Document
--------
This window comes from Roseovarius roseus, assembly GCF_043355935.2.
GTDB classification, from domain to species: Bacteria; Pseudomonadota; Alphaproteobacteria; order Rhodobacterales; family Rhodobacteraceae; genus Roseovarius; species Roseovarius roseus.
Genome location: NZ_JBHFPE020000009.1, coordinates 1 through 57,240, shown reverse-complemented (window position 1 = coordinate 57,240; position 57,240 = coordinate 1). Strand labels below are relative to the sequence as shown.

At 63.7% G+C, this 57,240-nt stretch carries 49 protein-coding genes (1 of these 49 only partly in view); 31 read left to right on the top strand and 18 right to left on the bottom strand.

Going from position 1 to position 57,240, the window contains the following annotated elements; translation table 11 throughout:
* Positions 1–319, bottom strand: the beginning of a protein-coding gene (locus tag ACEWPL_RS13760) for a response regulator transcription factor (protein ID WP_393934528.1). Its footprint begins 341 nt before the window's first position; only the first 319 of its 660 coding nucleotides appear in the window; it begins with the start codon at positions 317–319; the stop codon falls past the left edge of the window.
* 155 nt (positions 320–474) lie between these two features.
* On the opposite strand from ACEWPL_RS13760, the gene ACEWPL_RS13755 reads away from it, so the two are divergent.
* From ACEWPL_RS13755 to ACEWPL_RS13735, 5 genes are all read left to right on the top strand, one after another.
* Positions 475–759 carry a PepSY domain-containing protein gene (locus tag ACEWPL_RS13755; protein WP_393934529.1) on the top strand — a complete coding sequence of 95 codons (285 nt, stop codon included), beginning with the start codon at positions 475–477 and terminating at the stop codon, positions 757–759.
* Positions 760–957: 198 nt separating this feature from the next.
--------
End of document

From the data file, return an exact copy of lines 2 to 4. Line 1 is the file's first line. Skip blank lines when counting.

GTDB classification, from domain to species: Bacteria; Pseudomonadota; Alphaproteobacteria; order Rhodobacterales; family Rhodobacteraceae; genus Roseovarius; species Roseovarius roseus.
Genome location: NZ_JBHFPE020000009.1, coordinates 1 through 57,240, shown reverse-complemented (window position 1 = coordinate 57,240; position 57,240 = coordinate 1). Strand labels below are relative to the sequence as shown.

At 63.7% G+C, this 57,240-nt stretch carries 49 protein-coding genes (1 of these 49 only partly in view); 31 read left to right on the top strand and 18 right to left on the bottom strand.